U isotope fractionation may serve as an accurate proxy for U(VI) reduction in both modern and ancient environments, if the systematic controls on the magnitude of fractionation (ϵ) are known. We model the effect of U(VI) reduction kinetics on U isotopic fractionation during U(VI) reduction by a novel Shewanella isolate, Shewanella sp. (NR), in batch incubations. The measured ϵ values range from 0.96 ± 0.16 to 0.36 ± 0.07‰ and are strongly dependent on the U(VI) reduction rate. The ϵ decreases with increasing reduction rate constants normalized by cell density and initial U(VI). Reactive transport simulations suggest that the rate dependence of ϵ is due to a two-step process, where diffusive transport of U(VI) from the bulk solution across a boundary layer is followed by enzymatic reduction. Our results imply that the spatial decoupling of bulk U(VI) solution and enzymatic reduction should be taken into account for interpreting U isotope data from the environment.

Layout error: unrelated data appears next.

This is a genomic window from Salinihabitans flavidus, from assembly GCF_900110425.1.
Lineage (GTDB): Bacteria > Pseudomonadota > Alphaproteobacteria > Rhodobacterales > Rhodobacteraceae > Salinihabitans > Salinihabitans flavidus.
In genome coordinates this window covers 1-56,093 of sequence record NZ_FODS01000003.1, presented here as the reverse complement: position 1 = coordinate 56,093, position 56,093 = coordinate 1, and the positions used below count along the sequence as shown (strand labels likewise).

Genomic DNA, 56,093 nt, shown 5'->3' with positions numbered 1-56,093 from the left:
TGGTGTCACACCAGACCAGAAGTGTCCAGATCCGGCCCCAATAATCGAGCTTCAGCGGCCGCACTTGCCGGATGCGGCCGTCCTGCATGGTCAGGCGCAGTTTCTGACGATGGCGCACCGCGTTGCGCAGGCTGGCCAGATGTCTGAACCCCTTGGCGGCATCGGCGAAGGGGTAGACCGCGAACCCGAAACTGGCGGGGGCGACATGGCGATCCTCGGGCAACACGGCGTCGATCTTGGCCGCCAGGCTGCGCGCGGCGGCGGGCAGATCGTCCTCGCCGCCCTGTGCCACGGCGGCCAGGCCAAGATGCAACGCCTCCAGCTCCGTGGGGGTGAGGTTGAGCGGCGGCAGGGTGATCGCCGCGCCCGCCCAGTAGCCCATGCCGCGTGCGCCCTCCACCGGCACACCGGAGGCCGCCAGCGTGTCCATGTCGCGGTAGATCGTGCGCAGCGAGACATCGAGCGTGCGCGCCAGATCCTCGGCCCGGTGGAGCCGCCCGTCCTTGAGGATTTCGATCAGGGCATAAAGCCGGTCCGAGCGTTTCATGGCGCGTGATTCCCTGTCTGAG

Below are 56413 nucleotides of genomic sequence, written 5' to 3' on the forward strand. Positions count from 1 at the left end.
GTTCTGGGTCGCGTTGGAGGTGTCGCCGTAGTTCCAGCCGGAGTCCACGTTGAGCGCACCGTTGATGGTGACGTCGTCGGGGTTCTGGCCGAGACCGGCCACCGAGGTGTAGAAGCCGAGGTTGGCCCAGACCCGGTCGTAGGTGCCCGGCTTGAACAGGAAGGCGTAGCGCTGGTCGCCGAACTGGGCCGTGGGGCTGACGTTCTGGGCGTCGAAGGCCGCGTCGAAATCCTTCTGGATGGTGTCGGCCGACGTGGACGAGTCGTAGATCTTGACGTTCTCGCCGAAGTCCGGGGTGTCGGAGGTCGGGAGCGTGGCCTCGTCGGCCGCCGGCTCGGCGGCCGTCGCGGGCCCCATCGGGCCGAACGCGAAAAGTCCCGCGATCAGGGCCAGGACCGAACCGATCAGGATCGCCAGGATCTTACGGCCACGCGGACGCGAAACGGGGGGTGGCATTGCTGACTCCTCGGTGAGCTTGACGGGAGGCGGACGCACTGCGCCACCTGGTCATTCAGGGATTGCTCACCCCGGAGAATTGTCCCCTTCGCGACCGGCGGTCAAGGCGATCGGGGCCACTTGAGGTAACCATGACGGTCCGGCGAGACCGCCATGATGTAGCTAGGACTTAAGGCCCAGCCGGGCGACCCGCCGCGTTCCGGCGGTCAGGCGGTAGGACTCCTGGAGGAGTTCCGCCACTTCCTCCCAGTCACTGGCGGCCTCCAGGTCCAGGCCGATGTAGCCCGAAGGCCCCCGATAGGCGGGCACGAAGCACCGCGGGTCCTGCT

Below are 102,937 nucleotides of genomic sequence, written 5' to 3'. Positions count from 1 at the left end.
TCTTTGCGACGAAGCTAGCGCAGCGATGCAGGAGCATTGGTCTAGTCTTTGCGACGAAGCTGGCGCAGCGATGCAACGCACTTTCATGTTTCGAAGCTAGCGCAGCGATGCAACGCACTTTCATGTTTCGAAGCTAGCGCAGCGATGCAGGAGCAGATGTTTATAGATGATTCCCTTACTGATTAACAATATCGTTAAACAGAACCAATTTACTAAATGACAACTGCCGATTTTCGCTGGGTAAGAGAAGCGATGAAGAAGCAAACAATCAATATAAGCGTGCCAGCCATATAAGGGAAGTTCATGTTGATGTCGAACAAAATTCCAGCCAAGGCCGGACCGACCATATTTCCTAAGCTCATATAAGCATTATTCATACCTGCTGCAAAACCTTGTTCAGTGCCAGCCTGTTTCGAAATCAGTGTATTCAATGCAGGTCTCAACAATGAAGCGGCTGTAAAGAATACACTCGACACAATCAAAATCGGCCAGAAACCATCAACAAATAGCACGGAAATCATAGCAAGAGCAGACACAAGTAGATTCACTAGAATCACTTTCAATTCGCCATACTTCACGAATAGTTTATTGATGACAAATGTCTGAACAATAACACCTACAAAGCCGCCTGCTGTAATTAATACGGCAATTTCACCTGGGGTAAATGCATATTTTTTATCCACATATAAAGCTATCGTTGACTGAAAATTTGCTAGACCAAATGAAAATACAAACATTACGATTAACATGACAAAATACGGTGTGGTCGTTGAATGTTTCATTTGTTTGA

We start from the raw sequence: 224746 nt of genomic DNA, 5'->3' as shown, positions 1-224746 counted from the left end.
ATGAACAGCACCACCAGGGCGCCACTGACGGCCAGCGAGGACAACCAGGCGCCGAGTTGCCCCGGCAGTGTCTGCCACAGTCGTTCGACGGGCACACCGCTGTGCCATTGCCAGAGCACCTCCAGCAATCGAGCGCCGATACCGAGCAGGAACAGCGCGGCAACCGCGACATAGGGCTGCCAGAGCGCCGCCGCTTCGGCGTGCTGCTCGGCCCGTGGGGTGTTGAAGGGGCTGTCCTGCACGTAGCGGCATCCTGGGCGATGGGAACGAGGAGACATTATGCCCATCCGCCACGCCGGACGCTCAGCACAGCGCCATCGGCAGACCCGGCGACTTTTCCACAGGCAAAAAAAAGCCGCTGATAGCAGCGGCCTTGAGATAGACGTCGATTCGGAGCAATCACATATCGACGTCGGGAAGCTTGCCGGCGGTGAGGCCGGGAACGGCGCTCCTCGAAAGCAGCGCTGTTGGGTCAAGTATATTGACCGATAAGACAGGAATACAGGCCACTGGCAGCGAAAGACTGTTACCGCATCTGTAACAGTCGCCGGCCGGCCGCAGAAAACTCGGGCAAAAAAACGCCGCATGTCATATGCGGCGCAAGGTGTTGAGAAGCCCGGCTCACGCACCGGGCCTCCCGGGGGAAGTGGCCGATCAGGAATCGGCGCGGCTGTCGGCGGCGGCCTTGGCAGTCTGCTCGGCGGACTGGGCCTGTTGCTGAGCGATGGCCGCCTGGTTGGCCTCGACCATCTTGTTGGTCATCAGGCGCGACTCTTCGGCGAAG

ASJC Scopus subject areas
- Environmental Chemistry